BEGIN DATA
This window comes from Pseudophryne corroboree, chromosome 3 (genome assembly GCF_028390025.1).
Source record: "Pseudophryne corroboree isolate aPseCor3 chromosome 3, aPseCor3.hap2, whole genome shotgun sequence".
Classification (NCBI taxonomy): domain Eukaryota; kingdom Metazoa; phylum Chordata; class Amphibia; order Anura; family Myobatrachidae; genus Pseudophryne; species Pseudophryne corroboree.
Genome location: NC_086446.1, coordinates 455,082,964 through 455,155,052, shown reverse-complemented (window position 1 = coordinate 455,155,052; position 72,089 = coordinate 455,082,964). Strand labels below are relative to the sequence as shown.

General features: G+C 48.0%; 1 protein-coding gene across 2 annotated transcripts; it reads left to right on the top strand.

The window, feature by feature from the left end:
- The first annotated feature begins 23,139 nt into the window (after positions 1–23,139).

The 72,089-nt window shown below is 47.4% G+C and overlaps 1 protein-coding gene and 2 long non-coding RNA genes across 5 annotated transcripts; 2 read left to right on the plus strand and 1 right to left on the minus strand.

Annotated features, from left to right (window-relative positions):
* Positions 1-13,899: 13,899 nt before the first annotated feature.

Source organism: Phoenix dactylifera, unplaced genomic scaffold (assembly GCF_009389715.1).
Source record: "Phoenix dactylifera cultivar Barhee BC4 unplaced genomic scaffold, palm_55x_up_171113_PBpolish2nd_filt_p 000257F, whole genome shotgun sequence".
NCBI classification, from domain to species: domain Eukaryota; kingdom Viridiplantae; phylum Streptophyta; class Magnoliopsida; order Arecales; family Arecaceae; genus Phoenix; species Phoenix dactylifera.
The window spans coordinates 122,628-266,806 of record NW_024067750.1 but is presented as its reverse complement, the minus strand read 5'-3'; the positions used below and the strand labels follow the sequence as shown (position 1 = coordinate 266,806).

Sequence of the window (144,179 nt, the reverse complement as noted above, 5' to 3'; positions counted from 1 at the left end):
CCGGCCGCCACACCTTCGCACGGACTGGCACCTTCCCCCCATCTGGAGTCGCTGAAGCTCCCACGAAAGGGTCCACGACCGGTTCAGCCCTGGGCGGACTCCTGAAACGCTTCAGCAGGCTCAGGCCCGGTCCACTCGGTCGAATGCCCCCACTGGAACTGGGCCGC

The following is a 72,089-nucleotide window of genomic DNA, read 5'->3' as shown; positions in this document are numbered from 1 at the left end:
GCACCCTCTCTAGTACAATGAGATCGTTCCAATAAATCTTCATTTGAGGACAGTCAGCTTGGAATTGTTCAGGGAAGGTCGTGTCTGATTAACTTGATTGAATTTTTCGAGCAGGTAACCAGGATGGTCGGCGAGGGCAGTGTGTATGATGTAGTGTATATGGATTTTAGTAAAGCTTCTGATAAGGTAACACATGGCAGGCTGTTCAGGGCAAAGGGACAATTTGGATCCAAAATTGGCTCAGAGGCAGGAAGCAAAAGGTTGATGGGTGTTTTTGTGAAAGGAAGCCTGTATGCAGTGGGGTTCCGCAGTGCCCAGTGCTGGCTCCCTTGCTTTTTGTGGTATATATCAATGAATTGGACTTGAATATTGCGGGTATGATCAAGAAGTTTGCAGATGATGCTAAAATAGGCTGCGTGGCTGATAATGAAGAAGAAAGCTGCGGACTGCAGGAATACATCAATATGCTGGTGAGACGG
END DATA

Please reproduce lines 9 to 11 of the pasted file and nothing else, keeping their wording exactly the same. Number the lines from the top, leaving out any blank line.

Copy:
Annotated features, from left to right (window-relative positions):
* Positions 1-13,899: 13,899 nt before the first annotated feature.

Source organism: Phoenix dactylifera, unplaced genomic scaffold (assembly GCF_009389715.1).